Every day I can’t believe it. The days are constant: International Day of the Girl (which Michelle mentions), World Sight Day, Blindness Awareness, White Cane Awareness and people can never seem to settle on the correct word order for some of these. But I guess it doesn’t matter what you call it. We’re all just trying to get by and to be heard and valued.

I see less and less and yet it’s what I hear that I can’t believe.

I hear things on my television
screen
that I can’t believe I’m hearing.

I doubt my own hearing, one of my strongest remaining senses.

I feel vulnerable every time I walk out there, a visually impaired woman with her white cane. Am I standing out? Or am I invisible?

Michelle Obama Speaks Out

The line she spoke that most caught my attention and left a lump in my throat, my eyes burning, and a ringing in my ears was: “We’re drowning in it.” I believe she was referring specifically to sexism and misogyny. It’s no big deal to most people, most times, but it’s always there, somewhere. How much does it matter?

Women should feel it. Men should feel it. Over and over again, people talk of daughters, sisters, wives, mothers. What are women, even myself, what are we supposed to think? What lessons have young men learned? What do those calling themselves politicians think they’re doing anyway?

I even doubt my ears here in Canada. Prime Minister Justin Trudeau has been in charge for one whole year now, since the last time Canada’s baseball team made it to the play off’s. I had hope then, as someone finally starting to feel somewhat better about the state of my own country, hope for a future where women’s rights, all rights of people might continue to improve, that we here could be a living embodiment of what is possible. Nothing but a naive girl’s silly hope?

His reputation as a feminist has only grown here and around the world. But then I think about possible leaked tapes, recordings, information in the future.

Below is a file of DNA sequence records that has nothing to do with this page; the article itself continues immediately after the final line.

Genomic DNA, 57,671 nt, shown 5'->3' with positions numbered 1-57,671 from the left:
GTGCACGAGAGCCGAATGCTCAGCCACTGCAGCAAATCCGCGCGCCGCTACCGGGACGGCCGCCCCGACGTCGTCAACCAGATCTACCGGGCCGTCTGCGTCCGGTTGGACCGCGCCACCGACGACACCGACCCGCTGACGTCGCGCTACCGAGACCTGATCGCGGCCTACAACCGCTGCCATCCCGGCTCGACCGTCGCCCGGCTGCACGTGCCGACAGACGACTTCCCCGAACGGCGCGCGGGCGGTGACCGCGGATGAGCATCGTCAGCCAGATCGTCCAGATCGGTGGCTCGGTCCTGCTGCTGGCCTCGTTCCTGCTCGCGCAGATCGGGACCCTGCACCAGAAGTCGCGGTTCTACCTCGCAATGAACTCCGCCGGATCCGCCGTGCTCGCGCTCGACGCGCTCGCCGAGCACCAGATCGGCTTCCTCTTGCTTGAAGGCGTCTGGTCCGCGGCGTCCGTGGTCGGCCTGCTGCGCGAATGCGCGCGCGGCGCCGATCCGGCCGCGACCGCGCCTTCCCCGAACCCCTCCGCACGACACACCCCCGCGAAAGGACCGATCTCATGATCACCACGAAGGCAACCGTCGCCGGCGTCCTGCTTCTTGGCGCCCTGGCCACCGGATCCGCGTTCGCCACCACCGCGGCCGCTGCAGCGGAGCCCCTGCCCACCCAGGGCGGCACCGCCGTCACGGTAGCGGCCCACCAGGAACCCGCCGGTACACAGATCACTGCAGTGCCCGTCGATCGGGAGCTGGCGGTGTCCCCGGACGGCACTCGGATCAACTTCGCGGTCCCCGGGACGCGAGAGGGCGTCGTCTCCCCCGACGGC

We believe forward-thinking men in politics like Justin Trudeau and Barack Obama are decent, would never treat women so disrespectfully. Then I imagine a time in the future where I will hear, with my own ears, something that could shake my confidence in these two men as concerned fathers and sons and husbands. Maybe they aren’t who they claim to be either. Power. Is it all one giant power trip?

A black man ran the country that supported slavery, segregation, and the targeting of black men as criminals. A woman may soon run a country where women who were black couldn’t even vote fifty years ago. This must represent change and growth, but not all want it, require it, hope and pray for it. Some attack and demonize it.

As for progress and decency, men in positions of power and capable of making sweeping and lasting change, I don’t want to be let down in that way, not ever.

But how sure can I be? When may the other shoe drop, the floor drop out on me?

I appreciate varied viewpoints and healthy discussions, but I too shy away from disrespect, inhumanity, bickering, anger, discrimination, the refusal to see beyond the nose on one’s own face.

I don’t call myself a believer in feminism lightly.

I try to find a balance. This isn’t easy.

I have not suffered at the hands of abuse by men in my own life, but I feel a wider societal pressure. I know only the most decent men in my own life. My father. My brothers. Those I have learned from about love. Those I have loved. We all make mistakes, say foolish things in a moment of weakness or ignorance, both male and female. Goodness can still thrive.